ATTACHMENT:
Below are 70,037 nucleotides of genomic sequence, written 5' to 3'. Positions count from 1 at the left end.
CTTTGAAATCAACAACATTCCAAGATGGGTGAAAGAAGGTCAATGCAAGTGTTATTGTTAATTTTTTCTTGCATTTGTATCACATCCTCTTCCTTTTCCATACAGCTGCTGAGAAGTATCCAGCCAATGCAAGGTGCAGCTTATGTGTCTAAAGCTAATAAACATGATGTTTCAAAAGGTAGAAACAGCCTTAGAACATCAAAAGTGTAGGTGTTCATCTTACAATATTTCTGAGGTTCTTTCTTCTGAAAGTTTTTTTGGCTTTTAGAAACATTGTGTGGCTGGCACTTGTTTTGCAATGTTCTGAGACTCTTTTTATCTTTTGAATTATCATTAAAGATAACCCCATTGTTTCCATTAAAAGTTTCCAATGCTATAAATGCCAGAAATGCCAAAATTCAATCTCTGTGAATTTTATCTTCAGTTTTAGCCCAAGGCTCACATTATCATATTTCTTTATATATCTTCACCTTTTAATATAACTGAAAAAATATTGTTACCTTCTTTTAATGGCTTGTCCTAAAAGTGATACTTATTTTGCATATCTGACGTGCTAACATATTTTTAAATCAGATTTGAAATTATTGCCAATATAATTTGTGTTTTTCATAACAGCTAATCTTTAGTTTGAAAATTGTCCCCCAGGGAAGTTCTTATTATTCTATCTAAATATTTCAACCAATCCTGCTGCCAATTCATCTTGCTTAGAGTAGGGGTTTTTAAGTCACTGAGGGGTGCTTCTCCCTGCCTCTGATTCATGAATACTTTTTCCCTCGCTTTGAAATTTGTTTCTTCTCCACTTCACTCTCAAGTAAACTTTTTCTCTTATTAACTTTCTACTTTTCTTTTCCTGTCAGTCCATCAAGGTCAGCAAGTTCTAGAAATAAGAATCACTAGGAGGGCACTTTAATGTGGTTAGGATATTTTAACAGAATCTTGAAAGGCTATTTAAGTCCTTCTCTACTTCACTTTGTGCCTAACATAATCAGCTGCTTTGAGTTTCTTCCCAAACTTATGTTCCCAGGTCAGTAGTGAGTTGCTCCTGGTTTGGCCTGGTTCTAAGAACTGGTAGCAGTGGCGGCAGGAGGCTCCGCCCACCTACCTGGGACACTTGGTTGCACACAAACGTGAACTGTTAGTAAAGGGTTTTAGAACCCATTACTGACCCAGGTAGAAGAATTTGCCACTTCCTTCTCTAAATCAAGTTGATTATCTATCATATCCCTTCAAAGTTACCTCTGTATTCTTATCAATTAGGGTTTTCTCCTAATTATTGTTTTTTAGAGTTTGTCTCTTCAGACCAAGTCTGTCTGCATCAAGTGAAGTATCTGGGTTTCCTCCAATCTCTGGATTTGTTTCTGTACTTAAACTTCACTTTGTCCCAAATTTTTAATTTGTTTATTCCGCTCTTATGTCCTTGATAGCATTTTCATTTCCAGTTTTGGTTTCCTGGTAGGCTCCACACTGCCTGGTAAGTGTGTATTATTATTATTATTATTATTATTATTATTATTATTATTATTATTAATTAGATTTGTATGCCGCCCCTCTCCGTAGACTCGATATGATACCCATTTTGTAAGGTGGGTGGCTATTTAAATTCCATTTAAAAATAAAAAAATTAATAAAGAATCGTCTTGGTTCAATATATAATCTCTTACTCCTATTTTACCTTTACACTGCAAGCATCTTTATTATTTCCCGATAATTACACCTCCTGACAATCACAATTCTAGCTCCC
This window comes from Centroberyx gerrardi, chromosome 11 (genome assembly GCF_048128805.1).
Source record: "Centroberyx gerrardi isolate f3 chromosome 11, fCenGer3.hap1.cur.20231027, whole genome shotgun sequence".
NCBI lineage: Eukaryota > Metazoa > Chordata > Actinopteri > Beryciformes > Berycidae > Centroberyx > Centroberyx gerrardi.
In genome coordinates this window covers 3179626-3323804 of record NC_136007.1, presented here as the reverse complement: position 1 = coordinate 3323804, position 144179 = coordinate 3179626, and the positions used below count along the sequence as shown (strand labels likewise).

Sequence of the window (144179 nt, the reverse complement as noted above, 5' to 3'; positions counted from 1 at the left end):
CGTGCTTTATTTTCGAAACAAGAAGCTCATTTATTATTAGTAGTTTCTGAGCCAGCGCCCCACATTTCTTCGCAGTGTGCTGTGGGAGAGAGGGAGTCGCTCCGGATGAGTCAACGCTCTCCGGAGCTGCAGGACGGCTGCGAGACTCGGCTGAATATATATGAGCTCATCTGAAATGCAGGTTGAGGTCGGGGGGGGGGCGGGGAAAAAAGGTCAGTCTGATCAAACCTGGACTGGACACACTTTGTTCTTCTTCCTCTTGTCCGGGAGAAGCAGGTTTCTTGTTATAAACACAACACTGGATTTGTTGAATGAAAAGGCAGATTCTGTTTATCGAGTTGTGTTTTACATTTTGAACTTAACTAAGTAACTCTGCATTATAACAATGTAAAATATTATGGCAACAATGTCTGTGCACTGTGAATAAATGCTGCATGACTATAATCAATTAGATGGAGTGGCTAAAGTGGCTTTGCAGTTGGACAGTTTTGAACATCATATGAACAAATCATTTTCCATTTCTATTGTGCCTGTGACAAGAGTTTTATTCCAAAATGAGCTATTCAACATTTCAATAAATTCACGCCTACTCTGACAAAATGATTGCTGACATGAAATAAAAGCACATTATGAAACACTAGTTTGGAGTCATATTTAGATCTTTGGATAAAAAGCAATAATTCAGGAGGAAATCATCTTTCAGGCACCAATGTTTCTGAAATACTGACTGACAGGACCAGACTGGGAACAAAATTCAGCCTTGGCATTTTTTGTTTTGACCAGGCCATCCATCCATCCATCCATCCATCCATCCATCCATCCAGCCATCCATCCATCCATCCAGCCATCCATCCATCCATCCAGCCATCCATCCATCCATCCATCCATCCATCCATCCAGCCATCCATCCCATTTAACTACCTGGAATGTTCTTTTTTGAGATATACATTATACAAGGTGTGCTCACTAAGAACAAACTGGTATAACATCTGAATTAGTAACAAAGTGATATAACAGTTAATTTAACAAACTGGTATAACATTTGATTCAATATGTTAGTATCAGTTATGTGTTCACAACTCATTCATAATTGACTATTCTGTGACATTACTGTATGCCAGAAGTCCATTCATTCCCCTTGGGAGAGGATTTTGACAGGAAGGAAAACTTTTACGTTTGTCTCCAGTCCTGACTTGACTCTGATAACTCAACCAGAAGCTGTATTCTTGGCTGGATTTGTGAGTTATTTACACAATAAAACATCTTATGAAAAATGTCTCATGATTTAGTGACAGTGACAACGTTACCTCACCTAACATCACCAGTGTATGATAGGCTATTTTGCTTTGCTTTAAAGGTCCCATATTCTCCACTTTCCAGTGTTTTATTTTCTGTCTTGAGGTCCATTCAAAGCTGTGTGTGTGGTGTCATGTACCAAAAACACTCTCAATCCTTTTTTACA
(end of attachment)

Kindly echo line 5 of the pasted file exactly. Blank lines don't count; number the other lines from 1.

NCBI lineage: Eukaryota > Metazoa > Chordata > Actinopteri > Beryciformes > Berycidae > Centroberyx > Centroberyx gerrardi.